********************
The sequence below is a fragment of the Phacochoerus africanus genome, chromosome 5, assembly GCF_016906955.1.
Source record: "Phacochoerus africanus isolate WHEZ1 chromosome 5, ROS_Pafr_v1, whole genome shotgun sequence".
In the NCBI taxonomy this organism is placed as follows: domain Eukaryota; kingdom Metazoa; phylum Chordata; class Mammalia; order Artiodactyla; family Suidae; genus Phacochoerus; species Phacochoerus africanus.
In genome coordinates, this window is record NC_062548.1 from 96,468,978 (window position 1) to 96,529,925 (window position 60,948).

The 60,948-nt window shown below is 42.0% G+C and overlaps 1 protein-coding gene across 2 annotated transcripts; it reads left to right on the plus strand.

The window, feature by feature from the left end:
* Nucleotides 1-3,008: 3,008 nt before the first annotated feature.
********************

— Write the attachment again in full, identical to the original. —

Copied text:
The sequence below is a fragment of the Phacochoerus africanus genome, chromosome 5, assembly GCF_016906955.1.
Source record: "Phacochoerus africanus isolate WHEZ1 chromosome 5, ROS_Pafr_v1, whole genome shotgun sequence".
In the NCBI taxonomy this organism is placed as follows: domain Eukaryota; kingdom Metazoa; phylum Chordata; class Mammalia; order Artiodactyla; family Suidae; genus Phacochoerus; species Phacochoerus africanus.
In genome coordinates, this window is record NC_062548.1 from 96,468,978 (window position 1) to 96,529,925 (window position 60,948).

The 60,948-nt window shown below is 42.0% G+C and overlaps 1 protein-coding gene across 2 annotated transcripts; it reads left to right on the plus strand.

The window, feature by feature from the left end:
* Nucleotides 1-3,008: 3,008 nt before the first annotated feature.